Recent data pointed to the willingness of households and businesses to resume spending in May. Personal consumption outlays on goods and services increased 8 percent in May, retracing nearly 40 percent of the plunge over the previous two months. Especially encouraging was the bounce back in purchases of big-ticket durable goods, such as motor vehicles and appliances, that returned them to pre-pandemic levels. These are items that typically can be postponed. Not too surprisingly, the recovery in consumer spending on services—airline travel, hotels, health facilities, and hair care—has lagged a good bit.
Business orders for capital goods also turned up in May, after dropping 8 percent over the previous two months. Much of the focus of businesses early in the pandemic had been on garnering and conserving cash. Businesses could keep their powder dry by postponing commitments to buy capital goods, just like consumers could hold off buying big-ticket durable goods. But the upturn in orders for capital goods is showing that businesses are becoming a little more confident in prospects ahead and the returns that will come from new investment. This improvement matches a recent survey indicating a reduction in business uncertainty regarding the outlook for sales.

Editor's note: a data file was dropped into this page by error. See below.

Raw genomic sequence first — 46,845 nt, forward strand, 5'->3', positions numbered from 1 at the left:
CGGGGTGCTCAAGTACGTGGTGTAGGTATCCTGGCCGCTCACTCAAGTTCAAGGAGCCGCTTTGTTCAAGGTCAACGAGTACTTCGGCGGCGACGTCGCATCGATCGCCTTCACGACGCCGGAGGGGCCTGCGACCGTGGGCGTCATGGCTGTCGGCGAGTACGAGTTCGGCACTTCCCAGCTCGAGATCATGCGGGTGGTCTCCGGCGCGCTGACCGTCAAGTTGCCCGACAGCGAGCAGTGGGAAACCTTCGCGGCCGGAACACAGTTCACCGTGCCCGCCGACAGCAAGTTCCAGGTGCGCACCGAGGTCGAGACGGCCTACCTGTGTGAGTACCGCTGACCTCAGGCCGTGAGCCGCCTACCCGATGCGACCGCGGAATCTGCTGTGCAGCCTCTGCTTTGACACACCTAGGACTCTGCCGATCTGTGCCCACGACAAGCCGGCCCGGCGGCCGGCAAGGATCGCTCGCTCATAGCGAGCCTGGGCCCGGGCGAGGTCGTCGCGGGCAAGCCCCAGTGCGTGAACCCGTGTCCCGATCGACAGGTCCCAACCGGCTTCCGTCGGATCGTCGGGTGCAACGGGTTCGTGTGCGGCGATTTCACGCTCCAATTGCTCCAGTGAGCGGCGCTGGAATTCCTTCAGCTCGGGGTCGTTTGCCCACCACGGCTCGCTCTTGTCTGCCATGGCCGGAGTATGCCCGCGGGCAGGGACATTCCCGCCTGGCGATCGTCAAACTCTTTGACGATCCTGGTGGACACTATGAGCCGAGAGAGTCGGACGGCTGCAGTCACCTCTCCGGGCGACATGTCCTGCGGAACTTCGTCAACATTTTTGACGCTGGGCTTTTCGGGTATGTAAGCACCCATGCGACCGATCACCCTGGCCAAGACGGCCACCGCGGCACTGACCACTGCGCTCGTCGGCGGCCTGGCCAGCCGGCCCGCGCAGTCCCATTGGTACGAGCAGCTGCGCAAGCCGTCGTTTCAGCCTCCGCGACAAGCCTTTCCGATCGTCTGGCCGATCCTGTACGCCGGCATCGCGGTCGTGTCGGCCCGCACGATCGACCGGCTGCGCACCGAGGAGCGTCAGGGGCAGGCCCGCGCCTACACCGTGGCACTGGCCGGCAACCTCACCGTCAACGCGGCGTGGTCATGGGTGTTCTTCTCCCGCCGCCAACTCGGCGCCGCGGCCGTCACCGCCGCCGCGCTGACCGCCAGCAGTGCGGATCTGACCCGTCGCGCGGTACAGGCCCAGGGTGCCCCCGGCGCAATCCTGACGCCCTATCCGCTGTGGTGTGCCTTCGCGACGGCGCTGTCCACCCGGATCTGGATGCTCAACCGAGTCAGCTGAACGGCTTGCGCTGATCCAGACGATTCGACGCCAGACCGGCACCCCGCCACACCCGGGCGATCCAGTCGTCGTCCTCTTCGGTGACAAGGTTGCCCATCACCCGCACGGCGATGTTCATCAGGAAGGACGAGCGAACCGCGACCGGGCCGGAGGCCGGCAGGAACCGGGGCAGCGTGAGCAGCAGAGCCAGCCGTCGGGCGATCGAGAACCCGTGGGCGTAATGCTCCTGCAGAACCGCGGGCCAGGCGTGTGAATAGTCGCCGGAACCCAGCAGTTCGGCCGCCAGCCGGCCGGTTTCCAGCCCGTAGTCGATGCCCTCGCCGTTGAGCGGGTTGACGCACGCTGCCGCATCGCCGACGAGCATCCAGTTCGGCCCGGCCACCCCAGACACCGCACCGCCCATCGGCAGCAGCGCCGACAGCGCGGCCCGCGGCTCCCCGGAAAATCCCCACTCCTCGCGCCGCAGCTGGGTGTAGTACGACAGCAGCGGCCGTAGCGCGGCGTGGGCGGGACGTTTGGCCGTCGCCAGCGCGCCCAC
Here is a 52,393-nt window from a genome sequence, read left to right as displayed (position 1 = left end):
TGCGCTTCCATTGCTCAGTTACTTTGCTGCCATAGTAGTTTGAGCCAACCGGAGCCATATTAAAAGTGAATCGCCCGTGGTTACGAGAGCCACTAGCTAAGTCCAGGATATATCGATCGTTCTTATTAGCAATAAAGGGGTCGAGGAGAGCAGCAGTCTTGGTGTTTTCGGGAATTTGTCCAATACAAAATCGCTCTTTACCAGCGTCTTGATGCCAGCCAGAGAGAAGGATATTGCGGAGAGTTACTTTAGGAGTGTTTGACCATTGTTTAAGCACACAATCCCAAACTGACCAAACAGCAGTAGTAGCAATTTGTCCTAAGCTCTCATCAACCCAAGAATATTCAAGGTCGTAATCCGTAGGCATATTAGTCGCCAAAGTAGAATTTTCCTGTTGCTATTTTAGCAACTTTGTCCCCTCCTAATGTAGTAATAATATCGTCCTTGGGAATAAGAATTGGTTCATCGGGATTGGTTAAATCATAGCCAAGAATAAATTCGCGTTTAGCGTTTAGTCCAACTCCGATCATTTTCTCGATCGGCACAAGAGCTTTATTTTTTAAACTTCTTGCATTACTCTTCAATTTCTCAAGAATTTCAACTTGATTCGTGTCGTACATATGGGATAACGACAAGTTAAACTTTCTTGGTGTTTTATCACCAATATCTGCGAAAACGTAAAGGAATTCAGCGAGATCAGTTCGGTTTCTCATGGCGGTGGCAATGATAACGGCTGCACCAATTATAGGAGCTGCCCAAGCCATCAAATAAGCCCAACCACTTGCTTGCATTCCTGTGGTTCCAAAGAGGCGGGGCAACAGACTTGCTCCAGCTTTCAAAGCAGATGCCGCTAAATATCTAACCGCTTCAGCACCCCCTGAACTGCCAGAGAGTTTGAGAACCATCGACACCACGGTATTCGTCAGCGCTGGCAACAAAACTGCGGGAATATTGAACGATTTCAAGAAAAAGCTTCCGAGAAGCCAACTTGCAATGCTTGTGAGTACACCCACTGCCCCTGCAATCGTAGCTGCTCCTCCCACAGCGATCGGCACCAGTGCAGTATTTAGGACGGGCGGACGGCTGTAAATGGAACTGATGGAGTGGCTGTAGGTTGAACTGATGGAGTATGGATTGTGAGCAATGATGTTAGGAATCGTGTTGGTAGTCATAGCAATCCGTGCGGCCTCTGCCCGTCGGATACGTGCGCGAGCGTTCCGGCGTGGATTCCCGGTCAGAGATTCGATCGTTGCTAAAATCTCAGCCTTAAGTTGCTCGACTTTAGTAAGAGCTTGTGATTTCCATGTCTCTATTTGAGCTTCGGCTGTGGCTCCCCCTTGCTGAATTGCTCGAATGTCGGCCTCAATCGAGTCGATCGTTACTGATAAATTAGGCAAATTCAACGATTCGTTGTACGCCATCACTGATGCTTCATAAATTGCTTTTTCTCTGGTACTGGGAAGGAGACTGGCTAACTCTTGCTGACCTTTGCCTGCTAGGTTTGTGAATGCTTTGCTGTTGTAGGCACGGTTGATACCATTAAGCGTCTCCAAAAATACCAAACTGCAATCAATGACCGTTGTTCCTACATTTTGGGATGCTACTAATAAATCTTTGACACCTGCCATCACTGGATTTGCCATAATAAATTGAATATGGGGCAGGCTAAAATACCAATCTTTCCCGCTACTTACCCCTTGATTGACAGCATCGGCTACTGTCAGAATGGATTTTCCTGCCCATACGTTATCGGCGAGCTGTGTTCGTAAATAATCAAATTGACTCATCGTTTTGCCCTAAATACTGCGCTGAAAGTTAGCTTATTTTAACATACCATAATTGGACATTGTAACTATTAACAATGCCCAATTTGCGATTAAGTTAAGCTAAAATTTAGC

Meanwhile, the most reliable measure of consumer prices (the personal consumption expenditures index) stopped falling and ticked up 0.1 percent in May. The firming occurred across both goods and services. This suggests less of a shortfall of aggregate demand from the aggregate supply. (See June 13 post, Any Signs of Inflation Yet? and June 20 post, Has the Recovery Begun?).
More recently, the number of persons collecting unemployment insurance continued to drift lower, despite continued outsized new applications of about 1-1/2 million per week. The excess of people coming off unemployment rolls than going on suggests that about 2 million people per week have been returning to their jobs or are being hired into new jobs. Pretty remarkable!
Looking ahead, recent developments imply that consumers and businesses are ready to spend more and that production continues to ramp up. Of course, the outlook still is clouded by the course of COVID-19. But the extent of uncertainty has diminished a good bit and businesses have been very creative in how they are adapting. Progress may come in fits and starts, but this bodes well for a sustainable recovery.
See Chapter 2 of my recent book—Capitalism Versus Socialism: What Does the Bible Have to Say?—for more discussion of how incentives in market-based (capitalist) systems have proven most successful in spawning innovation and improvements in standards of living.